Native children navigating the child welfare system are uniquely vulnerable. Read about the recent Supreme Court decision that protects their right to stay connected to their families and communities—and the smaller, no less inspiring efforts to support them on the ground.
Blossom Lavone was just three years old when she was abruptly torn away from her family and placed in a stranger’s home for what she was told was her own good. Just a week prior, her mother had sent her off from their home in South Dakota’s Rosebud Sioux Reservation to spend some time with her aunt in California. By the time her mother made it to California to join them, Blossom had been taken away.
The caseworkers who placed Blossom in a pre-adoptive home had no evidence that the three-year-old was in danger. Their only reason for separating her from her family? A poor household in a Native American reservation wasn’t a “suitable” environment for a child.
This is just one story of injustice among countless others that gave rise to a collective effort to protect Native American families from state-sanctioned separation. While Blossom’s mother managed to win back custody of her daughter in court, it wasn’t until the passing of the Indian Child Welfare Act in 1978 that Native families across the United States could rely on a solid legal framework to protect them from similar injustices.
The Indian Child Welfare Act (usually shortened to “ICWA”) protects Native children from being separated from their families and from the traditions they grew up with. Not only does it keep Native families together by ensuring that states can’t remove Native kids from their homes arbitrarily, but it also gives preference to adoptive parents who are Native themselves if there is a legitimate need to place children in a different home. Just as crucially, it promotes tribal sovereignty by acknowledging tribes’ significant decision-making power in custody cases.
After more than 40 years since ICWA’s passing, these long-standing protections recently came under attack in a case that made it all the way to the Supreme Court. Families and advocates watched with anxiety as Native children’s right to stay in the care of their families and communities hung in the balance.
In a 7-2 decision in Haaland v. Brackeen, the court definitively ruled to keep ICWA in place. The decision fortified the Act, and other laws meant to protect tribal sovereignty, from future challenges of the same kind.
The significance of this decision for Native families and communities cannot be overstated. Before ICWA, research showed that 25 to 35 percent of Native children were taken away from their families—often because non-Native caseworkers mistook common child-rearing customs, like leaving children with extended family, for failures in parenting. Most of these children were then placed in non-Native households, all but severing their ties with the traditions they grew up in.
By keeping Native kids connected to their families and communities, Haaland v. Brackeen protects these cultural traditions from being lost entirely. After all, as Tribal Chief of the Mississippi Band of Choctaw Indians noted before Congress, children are “the only real means for the transmission of the tribal heritage.” Without children to carry them on, many Native traditions are themselves in danger of disappearing.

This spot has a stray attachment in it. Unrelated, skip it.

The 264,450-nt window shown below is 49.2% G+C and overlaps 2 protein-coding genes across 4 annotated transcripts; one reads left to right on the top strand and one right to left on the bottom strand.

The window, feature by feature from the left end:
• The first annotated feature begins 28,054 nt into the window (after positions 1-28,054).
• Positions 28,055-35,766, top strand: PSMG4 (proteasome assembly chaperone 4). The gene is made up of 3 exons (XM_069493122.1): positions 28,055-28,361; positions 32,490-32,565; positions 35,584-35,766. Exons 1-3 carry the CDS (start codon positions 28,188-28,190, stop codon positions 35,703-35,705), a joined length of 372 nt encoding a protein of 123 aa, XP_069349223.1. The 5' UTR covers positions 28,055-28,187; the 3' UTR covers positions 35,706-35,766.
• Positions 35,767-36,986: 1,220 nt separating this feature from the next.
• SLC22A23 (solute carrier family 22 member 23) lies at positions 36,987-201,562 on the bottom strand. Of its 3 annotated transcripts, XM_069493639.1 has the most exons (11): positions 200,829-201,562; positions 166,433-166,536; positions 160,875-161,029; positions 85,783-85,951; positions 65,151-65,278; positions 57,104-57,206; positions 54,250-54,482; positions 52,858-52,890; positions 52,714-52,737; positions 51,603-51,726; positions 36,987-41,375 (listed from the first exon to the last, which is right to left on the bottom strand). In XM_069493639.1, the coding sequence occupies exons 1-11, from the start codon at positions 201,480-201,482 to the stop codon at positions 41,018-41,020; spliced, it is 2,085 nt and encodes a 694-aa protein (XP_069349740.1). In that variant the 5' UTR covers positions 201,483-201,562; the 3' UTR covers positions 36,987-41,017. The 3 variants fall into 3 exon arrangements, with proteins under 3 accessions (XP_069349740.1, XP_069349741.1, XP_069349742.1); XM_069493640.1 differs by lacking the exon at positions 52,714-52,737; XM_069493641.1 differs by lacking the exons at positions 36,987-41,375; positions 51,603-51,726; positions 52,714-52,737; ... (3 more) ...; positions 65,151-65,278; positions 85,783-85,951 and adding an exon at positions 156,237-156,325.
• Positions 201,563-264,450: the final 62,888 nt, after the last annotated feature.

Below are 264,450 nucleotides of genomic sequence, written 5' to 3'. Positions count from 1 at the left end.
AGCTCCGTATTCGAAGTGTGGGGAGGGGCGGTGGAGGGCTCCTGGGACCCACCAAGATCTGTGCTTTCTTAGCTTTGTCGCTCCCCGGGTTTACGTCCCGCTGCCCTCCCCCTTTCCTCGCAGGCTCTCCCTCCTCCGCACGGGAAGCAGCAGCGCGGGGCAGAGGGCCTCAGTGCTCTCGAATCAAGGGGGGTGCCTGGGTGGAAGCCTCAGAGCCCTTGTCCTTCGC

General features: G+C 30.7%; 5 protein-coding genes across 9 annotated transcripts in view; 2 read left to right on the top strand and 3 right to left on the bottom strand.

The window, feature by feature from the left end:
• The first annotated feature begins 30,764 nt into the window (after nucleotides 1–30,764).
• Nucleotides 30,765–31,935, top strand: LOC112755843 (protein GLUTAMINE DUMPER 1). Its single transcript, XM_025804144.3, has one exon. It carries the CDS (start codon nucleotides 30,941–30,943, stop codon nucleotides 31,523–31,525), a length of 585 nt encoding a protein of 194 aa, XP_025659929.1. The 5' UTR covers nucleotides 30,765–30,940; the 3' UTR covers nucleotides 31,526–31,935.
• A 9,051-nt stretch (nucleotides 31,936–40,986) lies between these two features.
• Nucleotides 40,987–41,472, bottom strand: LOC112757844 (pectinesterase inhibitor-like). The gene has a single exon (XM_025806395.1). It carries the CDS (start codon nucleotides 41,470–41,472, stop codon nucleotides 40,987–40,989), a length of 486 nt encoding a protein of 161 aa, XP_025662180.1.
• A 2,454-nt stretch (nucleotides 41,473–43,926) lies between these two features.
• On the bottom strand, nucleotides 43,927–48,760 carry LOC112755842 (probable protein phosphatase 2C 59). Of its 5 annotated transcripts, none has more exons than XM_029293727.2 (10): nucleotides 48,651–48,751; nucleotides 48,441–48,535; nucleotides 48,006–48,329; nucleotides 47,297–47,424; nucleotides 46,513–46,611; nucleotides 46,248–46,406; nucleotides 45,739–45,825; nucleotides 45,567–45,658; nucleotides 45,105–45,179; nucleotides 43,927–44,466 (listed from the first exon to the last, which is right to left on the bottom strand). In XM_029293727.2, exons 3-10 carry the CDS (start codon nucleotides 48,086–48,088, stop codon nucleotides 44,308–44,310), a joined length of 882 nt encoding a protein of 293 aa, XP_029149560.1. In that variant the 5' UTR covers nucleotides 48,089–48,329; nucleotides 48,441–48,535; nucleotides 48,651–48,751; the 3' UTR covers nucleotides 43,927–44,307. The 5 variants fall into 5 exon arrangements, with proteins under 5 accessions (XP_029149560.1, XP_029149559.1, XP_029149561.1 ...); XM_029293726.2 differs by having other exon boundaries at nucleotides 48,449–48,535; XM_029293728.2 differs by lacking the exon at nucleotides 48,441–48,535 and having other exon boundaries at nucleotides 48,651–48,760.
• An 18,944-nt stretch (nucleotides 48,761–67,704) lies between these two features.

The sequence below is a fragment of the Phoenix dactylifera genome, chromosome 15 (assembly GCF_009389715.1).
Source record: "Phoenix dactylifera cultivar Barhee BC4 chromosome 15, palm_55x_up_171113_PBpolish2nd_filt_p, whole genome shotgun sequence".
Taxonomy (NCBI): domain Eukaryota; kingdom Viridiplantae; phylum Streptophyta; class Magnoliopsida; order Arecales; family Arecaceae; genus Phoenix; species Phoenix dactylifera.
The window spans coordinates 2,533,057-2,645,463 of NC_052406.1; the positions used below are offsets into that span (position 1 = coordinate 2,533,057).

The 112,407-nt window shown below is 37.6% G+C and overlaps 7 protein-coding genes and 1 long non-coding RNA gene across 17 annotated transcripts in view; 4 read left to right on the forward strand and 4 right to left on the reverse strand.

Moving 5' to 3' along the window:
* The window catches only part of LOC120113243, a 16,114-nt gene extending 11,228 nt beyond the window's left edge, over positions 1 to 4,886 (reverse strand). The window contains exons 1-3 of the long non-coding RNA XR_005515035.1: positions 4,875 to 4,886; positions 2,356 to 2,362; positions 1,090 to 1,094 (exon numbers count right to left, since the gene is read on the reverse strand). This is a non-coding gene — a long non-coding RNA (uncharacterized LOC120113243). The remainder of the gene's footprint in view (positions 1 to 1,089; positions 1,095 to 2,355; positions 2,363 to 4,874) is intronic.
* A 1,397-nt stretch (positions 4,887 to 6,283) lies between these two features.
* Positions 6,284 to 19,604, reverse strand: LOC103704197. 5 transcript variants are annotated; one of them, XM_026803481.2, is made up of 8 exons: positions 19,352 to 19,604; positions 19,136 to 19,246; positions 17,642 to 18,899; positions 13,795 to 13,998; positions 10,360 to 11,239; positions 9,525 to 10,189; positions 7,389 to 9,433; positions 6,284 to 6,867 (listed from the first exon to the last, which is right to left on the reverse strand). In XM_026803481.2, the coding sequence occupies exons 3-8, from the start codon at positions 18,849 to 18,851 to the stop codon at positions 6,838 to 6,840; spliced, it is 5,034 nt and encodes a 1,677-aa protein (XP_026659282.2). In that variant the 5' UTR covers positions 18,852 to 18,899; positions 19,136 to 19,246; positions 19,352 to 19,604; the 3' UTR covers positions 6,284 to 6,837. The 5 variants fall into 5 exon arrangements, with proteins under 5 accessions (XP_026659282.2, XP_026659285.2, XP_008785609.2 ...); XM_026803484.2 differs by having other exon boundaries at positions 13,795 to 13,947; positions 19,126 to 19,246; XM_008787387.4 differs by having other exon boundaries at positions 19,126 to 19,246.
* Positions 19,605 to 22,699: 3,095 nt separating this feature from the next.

At the heart of this landmark decision was an affirmation that unique needs call for unique responses. That same principle guides the work of our Tribal Justice Exchange, which helps tribes across the country strengthen their justice systems using resources from their own traditions. A growing body of evidence suggests that the punitive approach to crime that has historically prevailed in the United States is not working. But this approach is especially harmful in American Indian and Alaska Native communities, which had their own traditions for resolving conflicts long before colonization.
For tribal sovereignty to be fully realized, it’s not enough for tribes to have their own jurisdictions. Communities also need to be able to realize justice on their own terms—not according to the standards of an impersonal system they had no hand in creating.
This same need for culturally appropriate responses underlies the supportive graphic novels we helped to create for Native kids navigating the child welfare system. The booklets, each made for a different age group, guide and empower children with storytelling, illustration, and coping exercises. Created in part by Native artists and authors, they draw on teachings from a variety of Indigenous American traditions.
The graphic novels even teach kids about ICWA itself—what it is, why it’s important, and what it might mean for themselves and their families. These are questions that need to be addressed, since—even though ICWA is there to protect children’s rights—it can introduce conflicts over jurisdiction that can confuse and overwhelm kids even more.
Alongside the grand victory of Haaland v. Brackeen, these booklets are a small but powerful resource to make sure that Native children navigating the child welfare system have the support they need—and that it comes from the traditions closest to them.